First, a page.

Remember those ash splints I pounded out this season?
I’ve been little by little working some into baskets lately. But to do so, I have had to re-learn much of what I used to know in spades. In the mid-to-late 1980s I made lots and lots of baskets, but since then I have only made a few each year. And those were fairly simple examples. But lately I have a renewed interest in them, so decided to get more involved in them. First thing, that meant re-acquiring some reference books – I had kept a couple of these, but then went out and ordered replacements for Shaker Baskets by Wetherbee & Taylor and A Key into the Language of Woodsplint Baskets.
In the short video that my friend Rick McKee shot, I pounded the growth rings apart, then showed how to peel them in half, leaving a smooth, shiny surface for weaving. You can peel these bit by bit with your fingers, holding the splint between your knees like I do in the video, but it’s faster if you make a device that I think of as a tiny riving brake. It’s two pieces of white pine, with a 2″ wide groove plowed in one, about 1/4″ deep. Then they are glued face-to-face, so the groove is now in the midst of the thickness.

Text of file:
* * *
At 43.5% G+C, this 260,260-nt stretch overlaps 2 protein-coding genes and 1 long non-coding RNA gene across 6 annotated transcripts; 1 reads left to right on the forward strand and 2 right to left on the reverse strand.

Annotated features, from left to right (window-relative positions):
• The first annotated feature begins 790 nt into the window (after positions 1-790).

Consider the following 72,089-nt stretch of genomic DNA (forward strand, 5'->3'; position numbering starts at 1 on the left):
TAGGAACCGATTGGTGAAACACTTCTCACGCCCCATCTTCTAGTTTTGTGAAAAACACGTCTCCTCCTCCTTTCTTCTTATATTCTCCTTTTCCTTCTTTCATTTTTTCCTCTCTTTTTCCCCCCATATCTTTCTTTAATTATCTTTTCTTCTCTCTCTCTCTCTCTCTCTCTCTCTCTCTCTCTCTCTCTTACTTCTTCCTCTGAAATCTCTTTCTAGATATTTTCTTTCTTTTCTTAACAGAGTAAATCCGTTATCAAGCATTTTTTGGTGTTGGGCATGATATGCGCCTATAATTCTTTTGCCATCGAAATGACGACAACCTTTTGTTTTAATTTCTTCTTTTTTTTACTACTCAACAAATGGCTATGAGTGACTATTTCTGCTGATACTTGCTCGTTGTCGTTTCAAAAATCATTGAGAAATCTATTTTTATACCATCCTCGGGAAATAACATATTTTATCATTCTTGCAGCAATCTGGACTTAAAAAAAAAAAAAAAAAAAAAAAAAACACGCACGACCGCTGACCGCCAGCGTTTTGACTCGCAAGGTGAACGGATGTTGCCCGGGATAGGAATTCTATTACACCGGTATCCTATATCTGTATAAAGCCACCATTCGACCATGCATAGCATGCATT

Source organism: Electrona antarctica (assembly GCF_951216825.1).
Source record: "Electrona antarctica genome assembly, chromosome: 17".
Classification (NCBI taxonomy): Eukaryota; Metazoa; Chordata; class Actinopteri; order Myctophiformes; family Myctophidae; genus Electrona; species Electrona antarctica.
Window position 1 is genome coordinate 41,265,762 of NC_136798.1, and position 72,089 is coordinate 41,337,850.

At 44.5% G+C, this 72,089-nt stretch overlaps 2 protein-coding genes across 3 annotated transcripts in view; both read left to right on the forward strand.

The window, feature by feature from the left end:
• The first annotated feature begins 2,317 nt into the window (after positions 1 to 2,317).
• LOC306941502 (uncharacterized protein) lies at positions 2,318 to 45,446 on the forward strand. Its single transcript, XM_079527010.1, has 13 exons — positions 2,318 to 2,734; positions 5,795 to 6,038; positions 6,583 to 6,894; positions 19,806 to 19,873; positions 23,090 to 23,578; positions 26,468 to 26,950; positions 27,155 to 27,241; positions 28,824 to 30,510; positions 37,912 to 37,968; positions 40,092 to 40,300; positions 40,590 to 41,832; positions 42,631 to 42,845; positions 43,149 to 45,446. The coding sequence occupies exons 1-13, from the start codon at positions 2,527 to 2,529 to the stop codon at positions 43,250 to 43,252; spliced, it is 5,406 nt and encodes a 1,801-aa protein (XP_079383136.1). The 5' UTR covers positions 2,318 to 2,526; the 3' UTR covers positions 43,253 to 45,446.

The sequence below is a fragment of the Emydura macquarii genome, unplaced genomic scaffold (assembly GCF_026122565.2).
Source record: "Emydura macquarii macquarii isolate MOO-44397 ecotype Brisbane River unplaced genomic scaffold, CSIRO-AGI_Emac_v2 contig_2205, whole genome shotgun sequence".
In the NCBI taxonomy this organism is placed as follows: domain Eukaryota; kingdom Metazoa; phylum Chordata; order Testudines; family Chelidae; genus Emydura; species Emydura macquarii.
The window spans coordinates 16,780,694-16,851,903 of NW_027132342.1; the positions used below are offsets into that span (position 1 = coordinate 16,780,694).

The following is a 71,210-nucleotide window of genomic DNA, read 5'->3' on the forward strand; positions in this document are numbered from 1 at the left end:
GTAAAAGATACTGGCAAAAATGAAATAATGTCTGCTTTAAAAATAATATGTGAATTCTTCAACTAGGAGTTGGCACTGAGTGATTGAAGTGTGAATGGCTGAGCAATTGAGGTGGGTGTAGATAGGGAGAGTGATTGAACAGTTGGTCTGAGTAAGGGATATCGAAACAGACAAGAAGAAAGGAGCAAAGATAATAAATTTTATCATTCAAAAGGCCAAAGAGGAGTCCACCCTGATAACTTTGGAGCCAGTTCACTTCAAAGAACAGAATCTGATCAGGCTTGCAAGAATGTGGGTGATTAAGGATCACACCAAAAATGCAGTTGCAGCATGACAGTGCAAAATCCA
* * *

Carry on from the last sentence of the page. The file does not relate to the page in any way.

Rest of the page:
Soak the splint in warm water for a few minutes. Then score the splint near the end to create a tab to begin pulling it apart. Slide it up through the slot in the pine boards. Now pull quickly, spreading your arms full-width. Presto!
Here’s a detail shot, showing the surface of the inside of the splint.
Here’s one of my old basket, showing a detail of the attachment for the swing handle. I learned this one from the book Legend of the Bushwhacker Basket, by Wetherbee & Taylor. I’m going to make a couple of these this winter…the basket is ash, the handle & “ears” are white oak. Lashing is hickory bark.
A small favorite over the years – it’s made it on the blog before here & there. Ash, with hickory rims and bark lashing. So there will be more of this when I get a bit further along.